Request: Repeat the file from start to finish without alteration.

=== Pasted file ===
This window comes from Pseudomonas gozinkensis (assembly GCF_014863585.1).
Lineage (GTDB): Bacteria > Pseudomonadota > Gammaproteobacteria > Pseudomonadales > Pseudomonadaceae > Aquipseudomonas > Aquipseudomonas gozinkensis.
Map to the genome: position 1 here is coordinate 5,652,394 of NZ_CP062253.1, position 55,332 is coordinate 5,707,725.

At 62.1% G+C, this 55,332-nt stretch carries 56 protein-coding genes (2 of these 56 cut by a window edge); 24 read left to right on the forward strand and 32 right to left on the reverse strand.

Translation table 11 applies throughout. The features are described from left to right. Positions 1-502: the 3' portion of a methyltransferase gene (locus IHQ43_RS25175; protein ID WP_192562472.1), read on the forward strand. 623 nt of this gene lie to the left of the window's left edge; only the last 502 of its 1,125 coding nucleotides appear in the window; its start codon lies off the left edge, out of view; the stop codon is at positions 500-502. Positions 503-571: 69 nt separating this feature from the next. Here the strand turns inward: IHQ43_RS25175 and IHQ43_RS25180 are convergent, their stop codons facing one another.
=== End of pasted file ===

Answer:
This window comes from Pseudomonas gozinkensis (assembly GCF_014863585.1).
Lineage (GTDB): Bacteria > Pseudomonadota > Gammaproteobacteria > Pseudomonadales > Pseudomonadaceae > Aquipseudomonas > Aquipseudomonas gozinkensis.
Map to the genome: position 1 here is coordinate 5,652,394 of NZ_CP062253.1, position 55,332 is coordinate 5,707,725.

At 62.1% G+C, this 55,332-nt stretch carries 56 protein-coding genes (2 of these 56 cut by a window edge); 24 read left to right on the forward strand and 32 right to left on the reverse strand.

Translation table 11 applies throughout. The features are described from left to right. Positions 1-502: the 3' portion of a methyltransferase gene (locus IHQ43_RS25175; protein ID WP_192562472.1), read on the forward strand. 623 nt of this gene lie to the left of the window's left edge; only the last 502 of its 1,125 coding nucleotides appear in the window; its start codon lies off the left edge, out of view; the stop codon is at positions 500-502. Positions 503-571: 69 nt separating this feature from the next. Here the strand turns inward: IHQ43_RS25175 and IHQ43_RS25180 are convergent, their stop codons facing one another.